Figuring out the right amount of equity compensation at startups is a challenge. How much should I grant? How big should the grant be? How should I size the grant relative to base pay? Investors, boards, executives, HR and compensation departments at start-ups have conflicts over these questions all the time. In the past I have written about the11 Reasons Your Equity Compensation Survey Data is Wrong. This article focuses on three common ways to determine equity at startups regardless of your survey source.
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This is where most companies start. The first 10 or 20 key players at a start-up are Continue reading →
Of course the rsu’s can be worth nothing if the company implodes, but other than the company simply failing, is it possible for my stock to become worthless?
Answer (by Dan Walter):
Sure. Imagine the company goes through a down round financing. Imagine the new investors put a structure in place that ensures they receive their full value if the company is sold below a given price. If the company is eventually sold below this price then all of the value of the company would be paid to the latest investors and nothing to the holders of employee equity.
This is just a super simple hypothetical but I can bet that some people on Quora have real horror stories about similar transactions.
Hi Alex. Thanks for the A2a. And thanks to Shriram Bhashyamfor also recommending me.
The first thing to clarify is the difference between “best practices” and most common practices. In the realm of equity compensation the most common practices are seldom the best. I will try and cover a bit of both.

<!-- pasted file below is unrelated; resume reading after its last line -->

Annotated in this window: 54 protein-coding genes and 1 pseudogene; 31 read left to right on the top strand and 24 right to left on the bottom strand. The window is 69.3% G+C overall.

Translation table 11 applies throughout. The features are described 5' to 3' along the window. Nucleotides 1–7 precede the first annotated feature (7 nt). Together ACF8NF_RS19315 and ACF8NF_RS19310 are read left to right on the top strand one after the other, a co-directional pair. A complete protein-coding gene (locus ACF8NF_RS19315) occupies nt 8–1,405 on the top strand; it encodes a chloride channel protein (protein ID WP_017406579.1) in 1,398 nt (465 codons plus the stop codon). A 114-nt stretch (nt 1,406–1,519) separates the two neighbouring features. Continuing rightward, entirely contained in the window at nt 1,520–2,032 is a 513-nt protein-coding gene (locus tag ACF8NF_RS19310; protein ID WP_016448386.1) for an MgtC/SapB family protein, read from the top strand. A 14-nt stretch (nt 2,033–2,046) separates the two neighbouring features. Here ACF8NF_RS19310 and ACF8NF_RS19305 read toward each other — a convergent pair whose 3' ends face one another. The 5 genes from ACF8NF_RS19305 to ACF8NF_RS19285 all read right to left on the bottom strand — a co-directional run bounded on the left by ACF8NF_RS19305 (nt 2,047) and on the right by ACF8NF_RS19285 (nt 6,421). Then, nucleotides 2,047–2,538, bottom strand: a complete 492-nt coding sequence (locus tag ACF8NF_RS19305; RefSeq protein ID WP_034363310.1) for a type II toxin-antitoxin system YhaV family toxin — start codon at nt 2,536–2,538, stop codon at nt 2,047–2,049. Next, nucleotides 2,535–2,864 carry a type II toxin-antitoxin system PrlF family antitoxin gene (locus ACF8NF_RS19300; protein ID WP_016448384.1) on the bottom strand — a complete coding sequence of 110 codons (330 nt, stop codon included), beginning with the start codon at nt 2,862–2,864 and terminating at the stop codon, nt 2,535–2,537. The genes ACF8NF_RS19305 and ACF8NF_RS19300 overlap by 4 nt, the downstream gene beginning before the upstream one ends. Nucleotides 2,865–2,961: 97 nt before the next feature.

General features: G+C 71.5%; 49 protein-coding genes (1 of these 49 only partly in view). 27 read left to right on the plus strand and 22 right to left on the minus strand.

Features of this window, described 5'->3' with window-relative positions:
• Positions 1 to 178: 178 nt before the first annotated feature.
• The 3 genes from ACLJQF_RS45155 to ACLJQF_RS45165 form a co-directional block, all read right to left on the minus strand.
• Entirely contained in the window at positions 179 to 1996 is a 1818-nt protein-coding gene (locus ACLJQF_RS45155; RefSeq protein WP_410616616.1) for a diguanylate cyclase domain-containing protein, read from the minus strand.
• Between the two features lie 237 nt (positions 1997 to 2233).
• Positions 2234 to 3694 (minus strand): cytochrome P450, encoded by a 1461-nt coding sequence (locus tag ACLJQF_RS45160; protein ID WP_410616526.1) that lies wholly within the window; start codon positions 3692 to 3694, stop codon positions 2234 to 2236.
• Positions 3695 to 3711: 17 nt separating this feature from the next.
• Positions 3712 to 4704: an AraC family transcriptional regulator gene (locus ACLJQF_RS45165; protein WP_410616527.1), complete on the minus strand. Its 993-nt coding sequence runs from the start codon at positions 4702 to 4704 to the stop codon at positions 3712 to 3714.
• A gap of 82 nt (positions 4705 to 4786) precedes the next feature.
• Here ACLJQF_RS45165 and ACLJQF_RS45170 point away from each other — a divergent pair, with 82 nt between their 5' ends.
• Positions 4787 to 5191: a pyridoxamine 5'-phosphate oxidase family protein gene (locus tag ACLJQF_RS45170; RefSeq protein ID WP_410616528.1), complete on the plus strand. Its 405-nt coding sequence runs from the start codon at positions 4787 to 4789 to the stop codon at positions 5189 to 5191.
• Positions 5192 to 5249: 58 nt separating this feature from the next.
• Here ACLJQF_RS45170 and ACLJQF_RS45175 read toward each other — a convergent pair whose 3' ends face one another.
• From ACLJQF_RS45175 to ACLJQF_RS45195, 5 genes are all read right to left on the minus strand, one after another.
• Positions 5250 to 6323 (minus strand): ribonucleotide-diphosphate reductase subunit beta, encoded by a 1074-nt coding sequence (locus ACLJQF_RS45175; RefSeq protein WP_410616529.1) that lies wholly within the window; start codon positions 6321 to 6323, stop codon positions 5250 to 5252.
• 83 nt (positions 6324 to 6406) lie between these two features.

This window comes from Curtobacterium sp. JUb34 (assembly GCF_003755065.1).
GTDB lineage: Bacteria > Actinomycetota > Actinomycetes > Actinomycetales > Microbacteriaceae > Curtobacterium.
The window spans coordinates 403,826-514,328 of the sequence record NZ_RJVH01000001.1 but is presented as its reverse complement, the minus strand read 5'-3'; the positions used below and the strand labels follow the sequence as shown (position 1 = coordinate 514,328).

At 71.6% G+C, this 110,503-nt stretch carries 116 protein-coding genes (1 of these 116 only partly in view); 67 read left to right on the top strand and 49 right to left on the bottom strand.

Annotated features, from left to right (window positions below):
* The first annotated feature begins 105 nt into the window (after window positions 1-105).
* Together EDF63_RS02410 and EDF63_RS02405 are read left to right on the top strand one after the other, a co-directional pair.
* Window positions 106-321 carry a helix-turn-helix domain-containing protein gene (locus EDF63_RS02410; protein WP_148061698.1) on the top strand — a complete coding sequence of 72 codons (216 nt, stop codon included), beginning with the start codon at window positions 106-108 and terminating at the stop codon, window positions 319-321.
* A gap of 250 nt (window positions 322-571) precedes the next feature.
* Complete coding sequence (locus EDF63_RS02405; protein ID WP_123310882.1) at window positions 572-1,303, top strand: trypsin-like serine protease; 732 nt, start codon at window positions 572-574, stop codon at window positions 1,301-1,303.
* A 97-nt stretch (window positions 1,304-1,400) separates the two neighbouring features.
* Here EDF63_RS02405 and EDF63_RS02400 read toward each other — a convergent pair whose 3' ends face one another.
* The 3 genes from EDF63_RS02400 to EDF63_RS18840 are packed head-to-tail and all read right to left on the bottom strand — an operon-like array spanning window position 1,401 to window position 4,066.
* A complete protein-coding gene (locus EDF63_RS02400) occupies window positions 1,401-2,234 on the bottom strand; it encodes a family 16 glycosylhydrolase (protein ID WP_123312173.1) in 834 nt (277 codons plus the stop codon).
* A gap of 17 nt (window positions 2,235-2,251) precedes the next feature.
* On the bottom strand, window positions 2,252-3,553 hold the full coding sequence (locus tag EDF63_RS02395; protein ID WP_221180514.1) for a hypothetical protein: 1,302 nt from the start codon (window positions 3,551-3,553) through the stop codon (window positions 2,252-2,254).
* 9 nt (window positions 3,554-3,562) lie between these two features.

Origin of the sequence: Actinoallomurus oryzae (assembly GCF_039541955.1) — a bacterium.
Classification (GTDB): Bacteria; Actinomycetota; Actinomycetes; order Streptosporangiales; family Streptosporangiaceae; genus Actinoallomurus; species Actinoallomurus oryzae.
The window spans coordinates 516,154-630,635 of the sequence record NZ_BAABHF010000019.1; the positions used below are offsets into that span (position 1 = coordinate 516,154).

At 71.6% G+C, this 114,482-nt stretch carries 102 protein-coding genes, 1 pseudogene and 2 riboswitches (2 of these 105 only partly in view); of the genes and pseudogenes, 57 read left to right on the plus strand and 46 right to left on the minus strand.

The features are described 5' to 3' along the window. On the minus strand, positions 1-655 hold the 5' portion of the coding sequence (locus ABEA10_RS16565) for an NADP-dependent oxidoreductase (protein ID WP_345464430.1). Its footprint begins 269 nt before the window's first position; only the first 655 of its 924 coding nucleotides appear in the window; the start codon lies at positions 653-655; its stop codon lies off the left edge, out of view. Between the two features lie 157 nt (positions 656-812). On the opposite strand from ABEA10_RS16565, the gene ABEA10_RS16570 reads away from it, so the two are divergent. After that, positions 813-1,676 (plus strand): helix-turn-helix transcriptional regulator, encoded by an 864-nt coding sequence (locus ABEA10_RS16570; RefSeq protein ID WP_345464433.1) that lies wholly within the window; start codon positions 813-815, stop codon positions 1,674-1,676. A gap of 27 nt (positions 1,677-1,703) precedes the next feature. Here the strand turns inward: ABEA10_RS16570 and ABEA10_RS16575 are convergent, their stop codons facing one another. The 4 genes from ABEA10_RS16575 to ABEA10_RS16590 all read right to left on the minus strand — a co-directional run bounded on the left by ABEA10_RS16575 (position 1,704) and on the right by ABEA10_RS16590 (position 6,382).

“Early Stage” has also become a term of art in many cases. In this case I will write from the perspective of a company who may have up to a medium sized B Round. Your company may certainly fall into a different category.
Lastly, before I get into details, please realize that essential ANY equity compensation data is wrong at some fundamental level. Since you are unlikely to know how another company has designed their plan, what their investors expectations are, what the releasing timeline and potential value at the time of liquidity and whether the liquidity event is focused on IPO or acquisition (*and a series of other potential factors), you may be comparing apples to hotdogs, or plastic cups. (A list of the 11 reasons your equity compensation data is wrong)
The most common practices in the Silicon Valley (another assumption I am making, since these rules may not apply to you if you are located elsewhere) have been generally boxed in by VCs over the past couple of decades. The VC sway on startups is so strong that many companies (and many VCs) don’t realize that there may be other ways. In summary:
This is a fairly common question. The short answer is no. But, it depends.
The first thing you should turn to is your grant agreement. This will explain things like vesting schedules (generally when you can beging exercising stock options, or when you gain access to the stock or cash underlying things like. RSUs. The vesting schedules may also require that a change in control or IPO take place before any vesting is finalized.